A taxonomy might also be a simple organization of kinds of things into groups, or even an alphabetical list. However, the term vocabulary is more appropriate for such a list. In current usage within "Knowledge Management", taxonomies are seen as less broad than ontologies as ontologies apply a larger variety of relation types. [Suryanto, Hendra and Paul Compton. [ "Learning classification taxonomies from a classification knowledge based system."] University of Karlsruhe; [ "Defining 'Taxonomy',"] Straights Knowledge website.]

Mathematically, a hierarchical taxonomy is a tree structure of classifications for a given set of objects. It is also named Containment hierarchy. At the top of this structure is a single classification, the root node, that applies to all objects. Nodes below this root are more specific classifications that apply to subsets of the total set of classified objects. So for instance, in common schemes of scientific classification of organisms, the root is called "Organism" followed by nodes for the taxonomic ranks: Domain, kingdom, phylum, class, etc. The progress of reasoning proceeds from the general to the more specific.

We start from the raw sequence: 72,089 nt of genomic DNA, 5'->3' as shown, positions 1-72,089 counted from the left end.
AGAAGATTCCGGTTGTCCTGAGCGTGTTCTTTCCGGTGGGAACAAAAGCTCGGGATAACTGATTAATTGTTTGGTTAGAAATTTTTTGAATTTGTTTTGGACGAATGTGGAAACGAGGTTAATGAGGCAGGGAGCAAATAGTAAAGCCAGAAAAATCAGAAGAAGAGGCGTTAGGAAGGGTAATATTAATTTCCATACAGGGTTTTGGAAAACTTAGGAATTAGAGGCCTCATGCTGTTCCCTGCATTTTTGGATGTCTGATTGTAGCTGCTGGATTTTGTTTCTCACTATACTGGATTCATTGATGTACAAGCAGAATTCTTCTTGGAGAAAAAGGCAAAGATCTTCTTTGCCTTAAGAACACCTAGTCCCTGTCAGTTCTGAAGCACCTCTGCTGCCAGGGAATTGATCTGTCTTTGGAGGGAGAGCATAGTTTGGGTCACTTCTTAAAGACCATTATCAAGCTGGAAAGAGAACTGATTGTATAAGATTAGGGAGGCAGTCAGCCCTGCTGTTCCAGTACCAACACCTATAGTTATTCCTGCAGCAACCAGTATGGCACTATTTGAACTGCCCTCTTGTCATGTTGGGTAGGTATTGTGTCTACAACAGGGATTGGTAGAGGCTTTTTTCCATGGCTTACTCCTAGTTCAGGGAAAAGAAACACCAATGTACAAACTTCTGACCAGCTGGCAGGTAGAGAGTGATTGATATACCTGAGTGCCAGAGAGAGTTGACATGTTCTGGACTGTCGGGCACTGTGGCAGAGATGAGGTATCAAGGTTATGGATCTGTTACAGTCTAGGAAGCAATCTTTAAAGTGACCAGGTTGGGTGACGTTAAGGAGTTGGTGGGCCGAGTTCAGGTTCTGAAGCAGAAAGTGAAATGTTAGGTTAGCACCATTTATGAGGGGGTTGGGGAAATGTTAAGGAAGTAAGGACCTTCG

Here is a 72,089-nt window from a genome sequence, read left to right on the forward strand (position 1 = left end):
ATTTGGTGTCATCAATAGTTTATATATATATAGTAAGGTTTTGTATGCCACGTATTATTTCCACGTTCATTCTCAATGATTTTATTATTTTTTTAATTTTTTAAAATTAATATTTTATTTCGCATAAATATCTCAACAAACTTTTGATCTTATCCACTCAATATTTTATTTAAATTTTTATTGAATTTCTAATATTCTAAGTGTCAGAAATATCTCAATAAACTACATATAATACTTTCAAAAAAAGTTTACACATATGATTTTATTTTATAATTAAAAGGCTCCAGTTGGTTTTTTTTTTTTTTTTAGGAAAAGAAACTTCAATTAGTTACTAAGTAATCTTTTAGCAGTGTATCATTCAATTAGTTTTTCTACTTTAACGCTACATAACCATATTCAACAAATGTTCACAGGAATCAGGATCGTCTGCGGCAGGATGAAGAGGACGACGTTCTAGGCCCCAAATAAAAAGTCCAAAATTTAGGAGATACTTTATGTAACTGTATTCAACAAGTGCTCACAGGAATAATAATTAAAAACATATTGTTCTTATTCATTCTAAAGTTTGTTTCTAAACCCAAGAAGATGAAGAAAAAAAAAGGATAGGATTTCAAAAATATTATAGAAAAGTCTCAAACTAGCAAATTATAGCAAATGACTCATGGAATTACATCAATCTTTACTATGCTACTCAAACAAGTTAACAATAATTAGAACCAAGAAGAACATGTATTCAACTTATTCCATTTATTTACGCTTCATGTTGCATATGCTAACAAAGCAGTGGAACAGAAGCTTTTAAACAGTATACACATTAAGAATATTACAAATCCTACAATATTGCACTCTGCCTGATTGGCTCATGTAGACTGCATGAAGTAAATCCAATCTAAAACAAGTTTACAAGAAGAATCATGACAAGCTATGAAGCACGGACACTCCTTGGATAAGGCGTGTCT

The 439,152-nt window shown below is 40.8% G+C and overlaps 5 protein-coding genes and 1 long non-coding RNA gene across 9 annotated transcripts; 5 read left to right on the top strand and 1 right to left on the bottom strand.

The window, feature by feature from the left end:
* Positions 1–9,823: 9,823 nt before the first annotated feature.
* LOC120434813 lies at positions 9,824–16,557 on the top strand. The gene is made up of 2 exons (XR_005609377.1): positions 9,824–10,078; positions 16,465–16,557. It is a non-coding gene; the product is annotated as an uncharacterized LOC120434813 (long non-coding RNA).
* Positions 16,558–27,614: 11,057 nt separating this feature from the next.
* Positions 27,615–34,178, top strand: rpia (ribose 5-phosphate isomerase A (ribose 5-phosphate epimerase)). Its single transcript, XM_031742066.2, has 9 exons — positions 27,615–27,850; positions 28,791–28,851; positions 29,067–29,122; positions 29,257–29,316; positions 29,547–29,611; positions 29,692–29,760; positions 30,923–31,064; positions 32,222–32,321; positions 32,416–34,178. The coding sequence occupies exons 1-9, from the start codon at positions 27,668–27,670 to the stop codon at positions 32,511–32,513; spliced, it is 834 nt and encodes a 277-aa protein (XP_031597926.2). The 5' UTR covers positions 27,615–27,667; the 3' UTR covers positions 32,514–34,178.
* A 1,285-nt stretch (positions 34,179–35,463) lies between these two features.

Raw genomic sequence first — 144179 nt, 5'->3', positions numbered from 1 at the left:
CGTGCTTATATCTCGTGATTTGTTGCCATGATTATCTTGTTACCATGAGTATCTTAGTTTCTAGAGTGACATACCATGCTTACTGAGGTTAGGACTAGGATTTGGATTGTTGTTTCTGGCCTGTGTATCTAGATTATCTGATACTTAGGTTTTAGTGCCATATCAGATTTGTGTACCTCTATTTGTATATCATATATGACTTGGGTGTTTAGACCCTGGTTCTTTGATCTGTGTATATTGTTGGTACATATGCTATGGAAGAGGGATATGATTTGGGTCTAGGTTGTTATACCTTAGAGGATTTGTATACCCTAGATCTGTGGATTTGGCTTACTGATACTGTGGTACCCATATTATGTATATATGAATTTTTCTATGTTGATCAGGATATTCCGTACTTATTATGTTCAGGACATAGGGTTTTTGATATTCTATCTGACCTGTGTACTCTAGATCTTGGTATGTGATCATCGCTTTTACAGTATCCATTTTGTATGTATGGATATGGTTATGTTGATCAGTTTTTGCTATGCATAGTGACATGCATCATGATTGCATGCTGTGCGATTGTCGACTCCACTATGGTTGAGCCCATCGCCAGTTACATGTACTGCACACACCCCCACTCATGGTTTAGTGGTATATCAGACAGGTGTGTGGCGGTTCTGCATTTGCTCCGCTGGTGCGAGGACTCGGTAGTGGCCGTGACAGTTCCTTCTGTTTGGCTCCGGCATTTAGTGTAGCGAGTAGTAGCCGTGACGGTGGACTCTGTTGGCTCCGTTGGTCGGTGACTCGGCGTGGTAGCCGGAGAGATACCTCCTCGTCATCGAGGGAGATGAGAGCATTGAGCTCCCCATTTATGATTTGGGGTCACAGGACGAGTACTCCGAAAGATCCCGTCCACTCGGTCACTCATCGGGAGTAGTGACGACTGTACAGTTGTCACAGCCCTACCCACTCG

In contrast, in a context of legal terminology, an open-ended contextual taxonomy -- a taxonomy holding only with respect to a specific context. In scenarios taken from the legal domain, a formal account of the open-texture of legal terms is modeled, which suggests varying notions of the "core" and "penumbra" of the meanings of a concept. The progress of reasoning proceeds form the specific to the more general. [Grossi, Davide, Frank Dignum and John-Jules Charles Meyer. (2005). [ "Contextual Taxonomies" in "Computational Logic in Multi-Agent Systems," pp. 33-51] .]

Taxonomy and mental classification

Some have argued that the human mind naturally organizes its knowledge of the world into such systems. This view is often based on the epistemology of Immanuel Kant.
Anthropologists have observed that taxonomies are generally embedded in local cultural and social systems, and serve various social functions. Perhaps the most well-known and influential study of folk taxonomies is Émile Durkheim's "The Elementary Forms of Religious Life".

Various taxonomies